N. Korea threatens to fire at US, S. Korea troops' lights SEOUL, South Korea (AP) - North Korea on Saturday threatened to aim fire at the lighting equipment used by "provocative" American and South Korean troops at a truce village inside the Demilitarized Zone that divides the two Koreas. The North's Korean People's Army accused U.S. and South Korean soldiers of "deliberate provocations" by aiming their lights at North Korean guard posts at Panmunjom since Friday evening. The KPA said in a statement that the soldiers' actions have seriously threatened the safety of North Korean troops and disrupted their normal monitoring activities. It said the activities have further raised the anger of North Korean soldiers at a time when the Korean Peninsula has reached the "brink of war" due to last Monday's start of annual joint military drills between the U.S.
Mosul fight is already redrawing the map of northern Iraq QARQASHAH, Iraq (AP) - In the buildup to a long-awaited offensive on the city of Mosul, Kurdish forces are seizing new territory in northern Iraq that they say will become part of their autonomous region. The moves are further straining relations between the Kurds and the Baghdad government and Shiite militias, all ostensibly allies in the fight against the Islamic State group. Just east of Mosul, Kurdish engineering teams on a recent day were laying down a 3-meter wide, 20-kilometer long trench and 2-meter high berms, marking the new front line after recapturing the village of Qarqashah and neighboring hamlets from IS earlier this month.
Filipinos seen backing Duterte despite rising drug killings MANILA, Philippines (AP) - On the day he was sworn into office, President Rodrigo Duterte went to a Manila slum and exhorted residents who knew any drug addicts to "go ahead and kill them yourself as getting their parents to do it would be too painful." Two months later, nearly 2,000 suspected drug pushers and users lay dead as morgues continue to fill up. Faced with criticism of his actions by rights activists, international bodies and outspoken Filipinos, including the top judge, Duterte has stuck to his guns and threatened to declare martial law if the Supreme Court meddles in his work.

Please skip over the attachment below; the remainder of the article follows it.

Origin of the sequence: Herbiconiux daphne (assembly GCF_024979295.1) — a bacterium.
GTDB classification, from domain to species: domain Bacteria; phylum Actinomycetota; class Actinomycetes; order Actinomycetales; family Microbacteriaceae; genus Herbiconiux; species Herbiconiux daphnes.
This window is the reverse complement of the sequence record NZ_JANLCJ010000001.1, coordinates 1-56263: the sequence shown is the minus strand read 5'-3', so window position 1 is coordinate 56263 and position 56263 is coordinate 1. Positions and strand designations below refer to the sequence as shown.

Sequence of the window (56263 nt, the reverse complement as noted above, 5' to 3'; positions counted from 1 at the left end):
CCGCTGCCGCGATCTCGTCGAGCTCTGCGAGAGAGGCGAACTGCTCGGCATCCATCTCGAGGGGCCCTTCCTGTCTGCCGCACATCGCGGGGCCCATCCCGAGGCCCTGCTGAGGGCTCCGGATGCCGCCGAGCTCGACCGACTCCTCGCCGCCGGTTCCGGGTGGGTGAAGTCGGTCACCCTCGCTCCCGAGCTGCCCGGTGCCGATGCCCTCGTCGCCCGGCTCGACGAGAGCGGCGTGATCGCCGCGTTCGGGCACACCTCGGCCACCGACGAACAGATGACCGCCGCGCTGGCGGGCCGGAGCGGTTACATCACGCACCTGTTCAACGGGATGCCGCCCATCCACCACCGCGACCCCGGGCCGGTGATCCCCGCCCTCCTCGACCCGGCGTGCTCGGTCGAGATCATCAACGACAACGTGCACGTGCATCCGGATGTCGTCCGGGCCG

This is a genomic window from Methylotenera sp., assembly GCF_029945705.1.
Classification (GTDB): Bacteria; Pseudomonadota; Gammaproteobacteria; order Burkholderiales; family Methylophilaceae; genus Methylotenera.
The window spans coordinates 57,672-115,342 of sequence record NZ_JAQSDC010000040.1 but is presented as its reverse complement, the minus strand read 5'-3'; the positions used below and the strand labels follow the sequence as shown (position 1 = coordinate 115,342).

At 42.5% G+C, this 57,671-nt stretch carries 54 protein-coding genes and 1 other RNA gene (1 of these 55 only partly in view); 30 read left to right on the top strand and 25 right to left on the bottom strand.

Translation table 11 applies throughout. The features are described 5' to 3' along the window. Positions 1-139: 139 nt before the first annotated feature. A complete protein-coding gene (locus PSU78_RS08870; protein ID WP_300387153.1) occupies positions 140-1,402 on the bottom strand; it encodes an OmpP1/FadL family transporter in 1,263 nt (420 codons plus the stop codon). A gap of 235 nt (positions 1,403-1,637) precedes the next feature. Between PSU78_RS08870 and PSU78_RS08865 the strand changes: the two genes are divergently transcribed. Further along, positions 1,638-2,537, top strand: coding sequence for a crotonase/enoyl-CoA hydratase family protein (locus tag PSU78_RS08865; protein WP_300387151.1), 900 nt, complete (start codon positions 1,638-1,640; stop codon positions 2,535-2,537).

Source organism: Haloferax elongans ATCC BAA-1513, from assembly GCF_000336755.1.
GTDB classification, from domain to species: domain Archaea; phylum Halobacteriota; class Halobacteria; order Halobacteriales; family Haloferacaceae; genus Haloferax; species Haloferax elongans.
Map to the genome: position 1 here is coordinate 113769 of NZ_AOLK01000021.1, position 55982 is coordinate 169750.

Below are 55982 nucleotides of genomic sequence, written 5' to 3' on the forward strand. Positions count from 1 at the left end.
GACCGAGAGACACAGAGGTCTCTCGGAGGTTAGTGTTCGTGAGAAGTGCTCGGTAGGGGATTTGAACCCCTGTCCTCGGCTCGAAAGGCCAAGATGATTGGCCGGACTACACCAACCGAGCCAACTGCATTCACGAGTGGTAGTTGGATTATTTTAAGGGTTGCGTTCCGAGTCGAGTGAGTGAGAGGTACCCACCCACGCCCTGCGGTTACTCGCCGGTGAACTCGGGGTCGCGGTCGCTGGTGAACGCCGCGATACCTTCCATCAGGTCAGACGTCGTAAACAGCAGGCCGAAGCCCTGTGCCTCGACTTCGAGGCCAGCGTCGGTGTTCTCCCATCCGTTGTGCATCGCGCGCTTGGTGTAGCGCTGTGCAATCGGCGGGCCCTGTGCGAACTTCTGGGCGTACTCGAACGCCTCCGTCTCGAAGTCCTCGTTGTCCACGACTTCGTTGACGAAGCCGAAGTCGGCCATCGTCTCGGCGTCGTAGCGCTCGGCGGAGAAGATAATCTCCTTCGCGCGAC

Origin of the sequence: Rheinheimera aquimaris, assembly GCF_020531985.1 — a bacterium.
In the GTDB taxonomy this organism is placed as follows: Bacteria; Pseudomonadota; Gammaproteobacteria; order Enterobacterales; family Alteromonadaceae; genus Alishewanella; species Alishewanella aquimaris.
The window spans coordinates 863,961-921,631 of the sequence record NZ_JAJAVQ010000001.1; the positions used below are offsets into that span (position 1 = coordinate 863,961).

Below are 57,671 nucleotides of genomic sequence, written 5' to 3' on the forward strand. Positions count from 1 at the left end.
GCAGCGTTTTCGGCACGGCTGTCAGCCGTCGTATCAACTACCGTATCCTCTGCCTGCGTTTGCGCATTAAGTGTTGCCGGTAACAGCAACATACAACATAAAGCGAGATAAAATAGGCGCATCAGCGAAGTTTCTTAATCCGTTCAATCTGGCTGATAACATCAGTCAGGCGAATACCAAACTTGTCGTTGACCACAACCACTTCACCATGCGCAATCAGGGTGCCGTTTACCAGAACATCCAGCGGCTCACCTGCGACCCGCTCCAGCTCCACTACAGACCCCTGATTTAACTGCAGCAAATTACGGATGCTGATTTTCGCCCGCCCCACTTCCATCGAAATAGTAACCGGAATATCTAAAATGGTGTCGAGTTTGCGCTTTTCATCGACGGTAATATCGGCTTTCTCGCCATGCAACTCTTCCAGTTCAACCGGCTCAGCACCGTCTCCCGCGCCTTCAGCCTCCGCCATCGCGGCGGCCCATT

Dwyane Wade's cousin fatally shot pushing baby in stroller CHICAGO (AP) - NBA star Dwyane Wade's cousin was shot and killed in Chicago while pushing her baby in a stroller near a school where she intended to register her children. Wade took to Twitter to lament what he called another "act of senseless gun violence." Her family said Nykea Aldridge, 32, had recently relocated to the area on the city's South Side. Chicago police said she was killed Friday when two males walked up and fired shots at a third man but hit Aldridge in the head and arm. She wasn't the intended target, police said. Family members are caring for the baby, who wasn't hurt.
Transgender North Carolinians get restroom-access win RALEIGH, N.C. (AP) - A federal judge ruled Friday that two students and an employee must be allowed to use restrooms matching their gender identity at University of North Carolina campuses, and he said they have a strong chance of proving the state's bathroom-access measure violates federal law, a judicial rebuke that transgender rights advocates hailed as a victory. U.S. District Judge Thomas Schroeder temporarily blocked the University of North Carolina from making the three plaintiffs follow the restroom provision of the so-called HB2 law as the larger case makes its way to trial in November. His final decision on the law won't come until after trial.